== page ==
A few smart guidelines for who should and shouldn’t follow a push pull legs split:
1. If you’ve been following a science-based training program for <2 years, you probably don’t need to follow a push pull legs workout routine yet.
In fact, you’ll likely get better results following a lower volume upper lower split four days per week.
Your body’s volume needs in order to build muscle will increase across your training career (you have to do a bit more overall work to keep seeing results), but more isn’t always better.
Remember the SRA curve we discussed earlier?
If you’ve been following a science-based training program for less than two years, it’s likely that you simply don’t need all of the volume that comes with a push pull legs split to optimally stimulate muscle growth.
So, a lot of the volume that comes with a push pull legs routine will turn into junk volume… meaning that you’ll build muscle slower than if you were following a lower volume training split.
2. You need to have the appropriate recovery ability to follow a push pull legs split.
Your muscles don’t grow in the gym.
The gym is where you hit your muscles with the stimulus for growth.
If your body has adequate recovery resources (food, sleep, stress management), it will be able to recover from the “damage” you did in the gym, and return to it’s previous “normal”.
Actual growth hasn’t happened yet. The above is what we call recovery – it’s simply your body returning to homeostasis.
From there, if the training stimulus you created in the gym was adequate, and enough recovery resources are still available, adaptation occurs.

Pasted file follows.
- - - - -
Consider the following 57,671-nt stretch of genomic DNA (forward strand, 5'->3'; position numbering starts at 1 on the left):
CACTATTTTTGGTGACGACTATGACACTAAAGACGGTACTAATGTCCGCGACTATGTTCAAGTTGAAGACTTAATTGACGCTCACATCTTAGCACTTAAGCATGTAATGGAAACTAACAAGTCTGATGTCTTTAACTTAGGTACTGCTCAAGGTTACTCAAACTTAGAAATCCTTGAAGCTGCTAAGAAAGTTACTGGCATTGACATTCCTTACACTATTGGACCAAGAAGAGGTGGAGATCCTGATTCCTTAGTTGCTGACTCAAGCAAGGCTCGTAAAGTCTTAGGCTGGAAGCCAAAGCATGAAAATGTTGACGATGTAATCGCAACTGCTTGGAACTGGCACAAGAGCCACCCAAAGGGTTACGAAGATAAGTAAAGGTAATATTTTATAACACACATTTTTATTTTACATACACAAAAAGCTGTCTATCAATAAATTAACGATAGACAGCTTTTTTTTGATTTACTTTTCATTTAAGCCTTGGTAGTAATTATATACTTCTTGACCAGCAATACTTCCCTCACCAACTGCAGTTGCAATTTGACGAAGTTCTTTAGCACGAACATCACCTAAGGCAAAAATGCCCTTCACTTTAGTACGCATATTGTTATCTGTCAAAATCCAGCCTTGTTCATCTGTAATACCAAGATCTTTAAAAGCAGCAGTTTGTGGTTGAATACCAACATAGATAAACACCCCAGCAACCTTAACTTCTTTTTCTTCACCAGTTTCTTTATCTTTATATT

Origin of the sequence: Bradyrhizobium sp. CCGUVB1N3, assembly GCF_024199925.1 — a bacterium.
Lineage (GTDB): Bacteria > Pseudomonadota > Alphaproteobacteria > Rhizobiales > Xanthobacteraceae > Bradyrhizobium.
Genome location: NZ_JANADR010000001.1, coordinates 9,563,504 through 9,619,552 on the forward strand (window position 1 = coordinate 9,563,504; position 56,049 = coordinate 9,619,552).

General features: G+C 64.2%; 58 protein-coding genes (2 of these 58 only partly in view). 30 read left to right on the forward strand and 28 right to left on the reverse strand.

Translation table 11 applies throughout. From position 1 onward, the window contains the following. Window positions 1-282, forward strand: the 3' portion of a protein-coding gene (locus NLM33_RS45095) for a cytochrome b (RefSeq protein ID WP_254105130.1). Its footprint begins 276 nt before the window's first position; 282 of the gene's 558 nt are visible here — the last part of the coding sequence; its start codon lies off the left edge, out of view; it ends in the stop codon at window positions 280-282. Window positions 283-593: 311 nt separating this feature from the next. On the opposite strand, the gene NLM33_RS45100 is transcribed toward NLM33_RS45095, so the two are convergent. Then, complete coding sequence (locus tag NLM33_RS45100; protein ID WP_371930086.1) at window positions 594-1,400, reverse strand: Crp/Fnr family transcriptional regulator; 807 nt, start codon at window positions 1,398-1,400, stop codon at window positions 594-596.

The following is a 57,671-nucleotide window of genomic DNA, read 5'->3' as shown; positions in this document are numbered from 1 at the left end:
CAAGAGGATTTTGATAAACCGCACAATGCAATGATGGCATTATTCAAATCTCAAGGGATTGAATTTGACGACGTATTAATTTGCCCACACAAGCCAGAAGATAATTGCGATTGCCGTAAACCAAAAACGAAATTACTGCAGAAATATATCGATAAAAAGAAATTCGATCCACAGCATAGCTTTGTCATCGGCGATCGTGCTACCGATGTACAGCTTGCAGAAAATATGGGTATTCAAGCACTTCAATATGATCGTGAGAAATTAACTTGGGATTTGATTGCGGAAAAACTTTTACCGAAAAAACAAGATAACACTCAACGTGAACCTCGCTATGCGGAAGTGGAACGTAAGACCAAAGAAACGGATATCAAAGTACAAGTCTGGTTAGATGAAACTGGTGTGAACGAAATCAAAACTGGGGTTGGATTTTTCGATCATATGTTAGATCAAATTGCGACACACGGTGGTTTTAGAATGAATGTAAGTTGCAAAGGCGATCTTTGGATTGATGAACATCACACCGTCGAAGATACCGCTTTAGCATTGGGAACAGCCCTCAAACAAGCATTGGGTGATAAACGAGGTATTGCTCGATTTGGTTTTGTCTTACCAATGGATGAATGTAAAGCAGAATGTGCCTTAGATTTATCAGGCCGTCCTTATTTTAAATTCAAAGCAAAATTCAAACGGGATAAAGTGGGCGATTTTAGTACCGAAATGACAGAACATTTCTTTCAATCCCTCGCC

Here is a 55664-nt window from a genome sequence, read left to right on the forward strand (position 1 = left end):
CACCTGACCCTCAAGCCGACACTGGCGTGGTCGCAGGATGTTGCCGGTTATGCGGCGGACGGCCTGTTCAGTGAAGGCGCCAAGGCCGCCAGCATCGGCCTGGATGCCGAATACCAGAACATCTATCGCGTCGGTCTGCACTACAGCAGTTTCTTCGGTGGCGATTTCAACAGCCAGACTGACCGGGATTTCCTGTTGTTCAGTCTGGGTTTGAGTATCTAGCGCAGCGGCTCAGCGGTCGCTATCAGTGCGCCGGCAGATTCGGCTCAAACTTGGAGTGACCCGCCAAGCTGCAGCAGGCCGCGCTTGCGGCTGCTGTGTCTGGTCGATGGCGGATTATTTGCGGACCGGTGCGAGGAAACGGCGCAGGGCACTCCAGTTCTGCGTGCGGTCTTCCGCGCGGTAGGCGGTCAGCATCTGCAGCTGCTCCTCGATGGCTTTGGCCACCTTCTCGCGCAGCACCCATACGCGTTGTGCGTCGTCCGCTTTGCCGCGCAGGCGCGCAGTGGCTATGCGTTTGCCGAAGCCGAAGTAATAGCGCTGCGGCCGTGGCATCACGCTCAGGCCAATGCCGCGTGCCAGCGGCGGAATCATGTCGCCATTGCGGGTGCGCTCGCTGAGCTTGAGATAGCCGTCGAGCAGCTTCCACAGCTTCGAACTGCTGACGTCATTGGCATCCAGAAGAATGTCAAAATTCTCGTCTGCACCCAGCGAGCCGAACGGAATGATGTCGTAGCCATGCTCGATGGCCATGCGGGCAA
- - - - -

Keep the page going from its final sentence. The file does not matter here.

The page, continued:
This is when your body grows new muscle tissue.
So the push pull legs split is a great way to create a strong training stimulus… but you also need to be sure you have plenty of recovery resources available before in order to actually make progress while following it.
→ If you’re following an aggressive diet (and were training with less volume before), or pay very little attention to your nutrition as a whole, don’t start a push pull legs split. Your body will need lots of fuel to be able to train hard and grow here.
If you’re not paying attention to your nutrition, start tracking your macros like our online clients do (check out our blog The Ultimate Guide To Setting Your Macros to determine the optimal macros for your goals) to ensure you’re fueling your training and recovery properly.
→ If you’ve been following a science-based training program for 2+ years, are consistent with your nutrition, sleep, and stress management, and are recovering and progressing well on a lower volume split, you could benefit from transitioning to a push pull lower training split.
Now that we’re clear on who should and shouldn’t follow this split, let’s talk through an example push pull legs split for muscle growth.
EXAMPLE MOVEMENT: Dumbbell Bench Press 3-4 x 7-10
To start the push day off, we’re going to use a compound press to target the chest.
Your chest is made up of three primary “divisions”: